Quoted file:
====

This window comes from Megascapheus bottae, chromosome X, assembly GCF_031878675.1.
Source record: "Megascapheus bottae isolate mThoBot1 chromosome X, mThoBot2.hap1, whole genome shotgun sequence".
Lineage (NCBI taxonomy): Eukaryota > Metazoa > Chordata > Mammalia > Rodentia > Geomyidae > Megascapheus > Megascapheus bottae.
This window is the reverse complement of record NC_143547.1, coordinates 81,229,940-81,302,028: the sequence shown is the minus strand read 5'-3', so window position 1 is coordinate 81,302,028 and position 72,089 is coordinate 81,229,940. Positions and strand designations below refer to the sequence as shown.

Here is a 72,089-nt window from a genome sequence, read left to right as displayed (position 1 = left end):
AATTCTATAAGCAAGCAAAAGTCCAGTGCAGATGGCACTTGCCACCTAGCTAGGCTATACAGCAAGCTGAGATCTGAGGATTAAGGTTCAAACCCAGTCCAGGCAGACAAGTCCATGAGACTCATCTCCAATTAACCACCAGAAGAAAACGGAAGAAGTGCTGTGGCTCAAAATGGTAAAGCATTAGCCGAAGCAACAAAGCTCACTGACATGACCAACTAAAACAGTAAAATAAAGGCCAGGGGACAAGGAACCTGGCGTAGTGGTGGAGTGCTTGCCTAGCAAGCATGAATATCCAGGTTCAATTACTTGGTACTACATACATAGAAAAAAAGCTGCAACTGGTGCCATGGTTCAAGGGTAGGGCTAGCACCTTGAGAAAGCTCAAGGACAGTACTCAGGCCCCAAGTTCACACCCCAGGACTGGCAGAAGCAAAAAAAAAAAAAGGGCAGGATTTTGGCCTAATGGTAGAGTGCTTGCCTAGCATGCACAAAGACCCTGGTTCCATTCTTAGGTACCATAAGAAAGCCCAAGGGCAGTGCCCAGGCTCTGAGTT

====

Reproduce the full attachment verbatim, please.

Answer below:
This window comes from Megascapheus bottae, chromosome X, assembly GCF_031878675.1.
Source record: "Megascapheus bottae isolate mThoBot1 chromosome X, mThoBot2.hap1, whole genome shotgun sequence".
Lineage (NCBI taxonomy): Eukaryota > Metazoa > Chordata > Mammalia > Rodentia > Geomyidae > Megascapheus > Megascapheus bottae.
This window is the reverse complement of record NC_143547.1, coordinates 81,229,940-81,302,028: the sequence shown is the minus strand read 5'-3', so window position 1 is coordinate 81,302,028 and position 72,089 is coordinate 81,229,940. Positions and strand designations below refer to the sequence as shown.

Here is a 72,089-nt window from a genome sequence, read left to right as displayed (position 1 = left end):
AATTCTATAAGCAAGCAAAAGTCCAGTGCAGATGGCACTTGCCACCTAGCTAGGCTATACAGCAAGCTGAGATCTGAGGATTAAGGTTCAAACCCAGTCCAGGCAGACAAGTCCATGAGACTCATCTCCAATTAACCACCAGAAGAAAACGGAAGAAGTGCTGTGGCTCAAAATGGTAAAGCATTAGCCGAAGCAACAAAGCTCACTGACATGACCAACTAAAACAGTAAAATAAAGGCCAGGGGACAAGGAACCTGGCGTAGTGGTGGAGTGCTTGCCTAGCAAGCATGAATATCCAGGTTCAATTACTTGGTACTACATACATAGAAAAAAAGCTGCAACTGGTGCCATGGTTCAAGGGTAGGGCTAGCACCTTGAGAAAGCTCAAGGACAGTACTCAGGCCCCAAGTTCACACCCCAGGACTGGCAGAAGCAAAAAAAAAAAAAGGGCAGGATTTTGGCCTAATGGTAGAGTGCTTGCCTAGCATGCACAAAGACCCTGGTTCCATTCTTAGGTACCATAAGAAAGCCCAAGGGCAGTGCCCAGGCTCTGAGTT